What is a company profile and how do you create one in investment banking?

Maybe you’re a little tired of me, but I think of company profiles the same way I think of Wikipedia entries: a hodgepodge of basic Ben Stiller-like information that isn’t particularly interesting, but always needs to be kept in mind. wait.

The reason we create investment banking company profiles is to analyze the competitive landscape of our client’s company’s industry and to use in presentations to the client about possible deals (who they can buy from, who can buy from them, who look out) .

Company profiles also help us keep tabs on who does what and where each player fits in, very CIA-esque, I know.

What does a company profile literally consist of?

It depends on what it is being used for.

For example, in a basic ‘Market Update’ PowerPoint presentation sent to a client, each company profile (of the client’s competitors/suppliers/customers, etc.) may be just a one-slide summary with a 3 sentence description, 5 numbers/multiples, recent news etc: This super succinct form occurs when, for example, 5-15 competitors are profiled at once in a basic presentation.

In its longest form, let’s say if you were detailing every potential acquisition target in a formal pitch book (!), a company profile might include multiple slides covering everything from historical financials to lengthy qualitative descriptions of cash flows. company income and detailed analysis of parts of the company (to follow the requirements for immediate use).

In this way, the company profile becomes heavy and moves beyond the realm of mere imitation of Wikipedia.

Because company profiles are often simply a collection of simple information scattered beautifully over a few slides, they are considered internal-level work and will likely be one of the first things your analyst-mentor hands you this summer. As you can see from the above, you don’t need a 3.8 GPA from Stanford to achieve this.

How should you prepare for company profiles?

When you get into the bank, read a couple of previous examples, internalize the language, structure, components, and metrics used, and pretty soon you’ll know how to create company profiles without even referring to previous samples.

The first thing you’ll notice when reading examples above is how calming they are; they will put you to sleep in an instant.

The data, the language, the facts, the summary – it’s all common knowledge and sounds like BS. But your job isn’t to win a damn Excel or creative writing contest, so don’t try to break convention and write some Charles Dicken prose or design some wildly original multiples when you’re asked to try.

Instead, play it safe and create company profiles that blend in, not stand out.

If you want to impress the bankers here, then all you need to do is present it extremely concisely – super laborious language combined with only the really important numbers/graphics etc will surprise the bankers as it saves them time and hides the details of “who cares”.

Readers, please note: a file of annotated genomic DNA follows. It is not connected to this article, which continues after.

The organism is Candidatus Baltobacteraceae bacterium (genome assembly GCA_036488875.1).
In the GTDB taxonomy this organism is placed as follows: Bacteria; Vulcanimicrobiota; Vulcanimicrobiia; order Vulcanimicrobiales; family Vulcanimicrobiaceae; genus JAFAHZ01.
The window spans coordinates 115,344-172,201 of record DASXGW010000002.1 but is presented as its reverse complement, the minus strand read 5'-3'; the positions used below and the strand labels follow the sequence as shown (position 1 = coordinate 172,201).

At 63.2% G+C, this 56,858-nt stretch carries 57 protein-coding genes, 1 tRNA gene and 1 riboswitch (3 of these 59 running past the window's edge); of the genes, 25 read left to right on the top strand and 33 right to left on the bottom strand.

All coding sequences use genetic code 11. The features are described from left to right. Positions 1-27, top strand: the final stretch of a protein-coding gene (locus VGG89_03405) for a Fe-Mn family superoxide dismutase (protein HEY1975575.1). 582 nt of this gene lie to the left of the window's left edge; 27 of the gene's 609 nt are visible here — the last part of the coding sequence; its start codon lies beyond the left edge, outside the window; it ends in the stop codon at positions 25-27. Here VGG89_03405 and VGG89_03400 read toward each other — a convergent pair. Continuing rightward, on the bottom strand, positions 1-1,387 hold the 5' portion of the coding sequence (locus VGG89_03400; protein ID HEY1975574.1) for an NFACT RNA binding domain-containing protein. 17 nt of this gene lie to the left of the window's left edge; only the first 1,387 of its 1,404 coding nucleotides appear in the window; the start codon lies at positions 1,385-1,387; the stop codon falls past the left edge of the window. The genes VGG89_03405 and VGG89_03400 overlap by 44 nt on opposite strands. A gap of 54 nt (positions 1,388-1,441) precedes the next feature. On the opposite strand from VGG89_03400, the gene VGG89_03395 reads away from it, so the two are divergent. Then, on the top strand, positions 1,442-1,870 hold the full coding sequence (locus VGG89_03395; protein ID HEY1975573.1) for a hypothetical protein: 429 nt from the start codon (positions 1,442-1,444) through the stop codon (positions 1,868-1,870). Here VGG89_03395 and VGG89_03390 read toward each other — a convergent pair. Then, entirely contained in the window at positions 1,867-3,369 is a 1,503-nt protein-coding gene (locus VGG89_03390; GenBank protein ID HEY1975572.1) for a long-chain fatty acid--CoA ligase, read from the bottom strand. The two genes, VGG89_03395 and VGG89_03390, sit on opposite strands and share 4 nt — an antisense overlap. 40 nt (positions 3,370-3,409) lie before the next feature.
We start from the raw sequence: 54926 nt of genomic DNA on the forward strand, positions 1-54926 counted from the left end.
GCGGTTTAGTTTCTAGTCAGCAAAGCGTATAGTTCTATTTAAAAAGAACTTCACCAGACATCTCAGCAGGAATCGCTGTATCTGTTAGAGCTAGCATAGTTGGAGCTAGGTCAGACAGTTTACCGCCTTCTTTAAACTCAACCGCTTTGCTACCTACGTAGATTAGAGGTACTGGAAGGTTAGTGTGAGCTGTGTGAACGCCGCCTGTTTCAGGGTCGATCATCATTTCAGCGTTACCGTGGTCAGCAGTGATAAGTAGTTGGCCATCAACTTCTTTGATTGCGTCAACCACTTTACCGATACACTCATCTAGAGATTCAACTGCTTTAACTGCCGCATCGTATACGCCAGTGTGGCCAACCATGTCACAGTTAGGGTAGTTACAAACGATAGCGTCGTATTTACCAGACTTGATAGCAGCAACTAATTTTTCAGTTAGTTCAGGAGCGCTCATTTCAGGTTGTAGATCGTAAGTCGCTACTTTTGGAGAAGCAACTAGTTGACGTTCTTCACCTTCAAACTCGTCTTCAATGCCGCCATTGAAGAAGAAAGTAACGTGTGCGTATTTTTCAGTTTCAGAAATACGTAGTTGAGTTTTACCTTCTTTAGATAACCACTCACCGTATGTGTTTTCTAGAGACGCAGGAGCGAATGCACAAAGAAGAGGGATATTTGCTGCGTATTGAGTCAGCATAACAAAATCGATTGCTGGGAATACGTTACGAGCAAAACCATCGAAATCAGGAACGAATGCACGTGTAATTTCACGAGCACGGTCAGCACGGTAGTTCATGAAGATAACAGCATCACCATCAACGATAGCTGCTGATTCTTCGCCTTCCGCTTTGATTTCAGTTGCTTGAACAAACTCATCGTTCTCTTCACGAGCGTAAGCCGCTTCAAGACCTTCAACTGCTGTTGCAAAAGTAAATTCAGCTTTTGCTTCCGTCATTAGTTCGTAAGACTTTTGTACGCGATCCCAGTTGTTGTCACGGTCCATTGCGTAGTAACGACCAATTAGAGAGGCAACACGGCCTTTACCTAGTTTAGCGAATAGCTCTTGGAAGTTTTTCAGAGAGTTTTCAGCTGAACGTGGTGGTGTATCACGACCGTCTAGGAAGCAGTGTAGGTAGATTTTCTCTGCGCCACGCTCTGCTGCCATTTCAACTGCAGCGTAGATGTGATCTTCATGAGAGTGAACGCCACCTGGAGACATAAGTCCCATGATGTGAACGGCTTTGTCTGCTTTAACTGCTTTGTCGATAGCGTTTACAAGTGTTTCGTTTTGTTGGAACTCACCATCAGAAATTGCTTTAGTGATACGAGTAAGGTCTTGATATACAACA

Some students think that they need to find interesting facts and figures about the company that are not easily accessible through a company search in some half-fare intelligence database in order to impress here.

But believe me when I say that finding super original information like this is time consuming and really not expected, and when you’ve slept 2 hours in 2 days, why would you go all S&M on yourself with some fucking primary research?

That said, you can’t create all of your company profiles by simply taking text from a database search or (and yes, this is very common) copying and pasting a Wikipedia entry into the company or text from the company’s website! the company!

Instead, you should write from scratch using the exact tone/type of language and structure you see in existing company profiles at banks, and with the kind of succinctness you see in them; as well as drawing their ciphers and numbers directly from the original sources and condensing them into their most essential and insightful form (just like with the spread of compositions, which we’ll talk about next).

that is, you should summarize summaries, but do so accurately and in a customer-friendly way.

As an investment banking intern, you will probably be asked more often than not to simply update or double-check existing company profiles.

This can really suck if the intern or first-year bank analyst who did the existing profiles did a horrible job on them, because bankers will expect a mere “update” to take no time at all, and yet you’ll almost be doing profiles. right from the start!!

Although he now has glowing eyes and a bushy tail, don’t be discouraged if you make dozens of company profiles and they never get read, such is the nature of them. that is, banks will want profiles on hand ‘just in case’ a client requests them, or a deal goes sour.

If you have an investment banking internship coming up or are starting your analyst program soon, you should check out the most common tasks junior bankers perform. In this article we list the top 39 and explain what/why/how to get you started with a head start.

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